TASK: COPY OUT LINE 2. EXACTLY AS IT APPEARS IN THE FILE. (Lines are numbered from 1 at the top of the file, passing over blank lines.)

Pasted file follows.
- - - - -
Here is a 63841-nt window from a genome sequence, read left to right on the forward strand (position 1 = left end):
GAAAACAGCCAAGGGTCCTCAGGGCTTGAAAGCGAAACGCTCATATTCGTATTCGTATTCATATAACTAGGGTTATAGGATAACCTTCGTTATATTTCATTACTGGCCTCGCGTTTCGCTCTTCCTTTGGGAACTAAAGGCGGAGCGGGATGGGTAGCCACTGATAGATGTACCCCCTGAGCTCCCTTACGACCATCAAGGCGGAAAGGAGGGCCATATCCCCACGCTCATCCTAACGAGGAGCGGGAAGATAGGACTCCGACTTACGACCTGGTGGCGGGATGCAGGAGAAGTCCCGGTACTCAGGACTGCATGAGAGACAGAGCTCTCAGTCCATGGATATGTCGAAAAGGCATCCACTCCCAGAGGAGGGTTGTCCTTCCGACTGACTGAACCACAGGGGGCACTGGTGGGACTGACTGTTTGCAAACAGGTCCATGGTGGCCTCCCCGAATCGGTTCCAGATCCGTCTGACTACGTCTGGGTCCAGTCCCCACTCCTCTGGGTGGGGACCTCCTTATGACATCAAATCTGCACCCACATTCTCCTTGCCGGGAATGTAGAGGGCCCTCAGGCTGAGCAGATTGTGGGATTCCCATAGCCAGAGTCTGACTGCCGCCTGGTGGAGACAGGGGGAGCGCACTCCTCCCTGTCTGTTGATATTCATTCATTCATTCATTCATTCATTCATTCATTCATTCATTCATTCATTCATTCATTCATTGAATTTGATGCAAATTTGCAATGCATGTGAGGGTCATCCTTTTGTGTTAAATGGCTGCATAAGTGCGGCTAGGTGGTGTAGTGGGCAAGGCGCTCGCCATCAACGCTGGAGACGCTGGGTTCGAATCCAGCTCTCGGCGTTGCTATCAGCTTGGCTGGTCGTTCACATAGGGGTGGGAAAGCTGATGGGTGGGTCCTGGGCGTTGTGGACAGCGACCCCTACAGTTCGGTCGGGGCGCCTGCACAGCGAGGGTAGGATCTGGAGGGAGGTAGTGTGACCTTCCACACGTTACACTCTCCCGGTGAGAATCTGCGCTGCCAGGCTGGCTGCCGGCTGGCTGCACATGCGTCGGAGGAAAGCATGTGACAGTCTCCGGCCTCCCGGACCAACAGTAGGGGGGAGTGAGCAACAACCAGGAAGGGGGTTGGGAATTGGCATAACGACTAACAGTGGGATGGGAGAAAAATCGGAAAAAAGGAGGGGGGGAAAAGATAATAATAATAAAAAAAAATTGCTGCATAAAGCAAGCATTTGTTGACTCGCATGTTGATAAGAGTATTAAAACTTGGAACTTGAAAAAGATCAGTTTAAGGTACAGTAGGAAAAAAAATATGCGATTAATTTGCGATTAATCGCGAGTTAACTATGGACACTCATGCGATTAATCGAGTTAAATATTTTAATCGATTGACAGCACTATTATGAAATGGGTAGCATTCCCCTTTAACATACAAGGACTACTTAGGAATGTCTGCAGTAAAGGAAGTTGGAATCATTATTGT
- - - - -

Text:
GAAAACAGCCAAGGGTCCTCAGGGCTTGAAAGCGAAACGCTCATATTCGTATTCGTATTCATATAACTAGGGTTATAGGATAACCTTCGTTATATTTCATTACTGGCCTCGCGTTTCGCTCTTCCTTTGGGAACTAAAGGCGGAGCGGGATGGGTAGCCACTGATAGATGTACCCCCTGAGCTCCCTTACGACCATCAAGGCGGAAAGGAGGGCCATATCCCCACGCTCATCCTAACGAGGAGCGGGAAGATAGGACTCCGACTTACGACCTGGTGGCGGGATGCAGGAGAAGTCCCGGTACTCAGGACTGCATGAGAGACAGAGCTCTCAGTCCATGGATATGTCGAAAAGGCATCCACTCCCAGAGGAGGGTTGTCCTTCCGACTGACTGAACCACAGGGGGCACTGGTGGGACTGACTGTTTGCAAACAGGTCCATGGTGGCCTCCCCGAATCGGTTCCAGATCCGTCTGACTACGTCTGGGTCCAGTCCCCACTCCTCTGGGTGGGGACCTCCTTATGACATCAAATCTGCACCCACATTCTCCTTGCCGGGAATGTAGAGGGCCCTCAGGCTGAGCAGATTGTGGGATTCCCATAGCCAGAGTCTGACTGCCGCCTGGTGGAGACAGGGGGAGCGCACTCCTCCCTGTCTGTTGATATTCATTCATTCATTCATTCATTCATTCATTCATTCATTCATTCATTCATTCATTCATTCATTGAATTTGATGCAAATTTGCAATGCATGTGAGGGTCATCCTTTTGTGTTAAATGGCTGCATAAGTGCGGCTAGGTGGTGTAGTGGGCAAGGCGCTCGCCATCAACGCTGGAGACGCTGGGTTCGAATCCAGCTCTCGGCGTTGCTATCAGCTTGGCTGGTCGTTCACATAGGGGTGGGAAAGCTGATGGGTGGGTCCTGGGCGTTGTGGACAGCGACCCCTACAGTTCGGTCGGGGCGCCTGCACAGCGAGGGTAGGATCTGGAGGGAGGTAGTGTGACCTTCCACACGTTACACTCTCCCGGTGAGAATCTGCGCTGCCAGGCTGGCTGCCGGCTGGCTGCACATGCGTCGGAGGAAAGCATGTGACAGTCTCCGGCCTCCCGGACCAACAGTAGGGGGGAGTGAGCAACAACCAGGAAGGGGGTTGGGAATTGGCATAACGACTAACAGTGGGATGGGAGAAAAATCGGAAAAAAGGAGGGGGGGAAAAGATAATAATAATAAAAAAAAATTGCTGCATAAAGCAAGCATTTGTTGACTCGCATGTTGATAAGAGTATTAAAACTTGGAACTTGAAAAAGATCAGTTTAAGGTACAGTAGGAAAAAAAATATGCGATTAATTTGCGATTAATCGCGAGTTAACTATGGACACTCATGCGATTAATCGAGTTAAATATTTTAATCGATTGACAGCACTATTATGAAATGGGTAGCATTCCCCTTTAACATACAAGGACTACTTAGGAATGTCTGCAGTAAAGGAAGTTGGAATCATTATTGT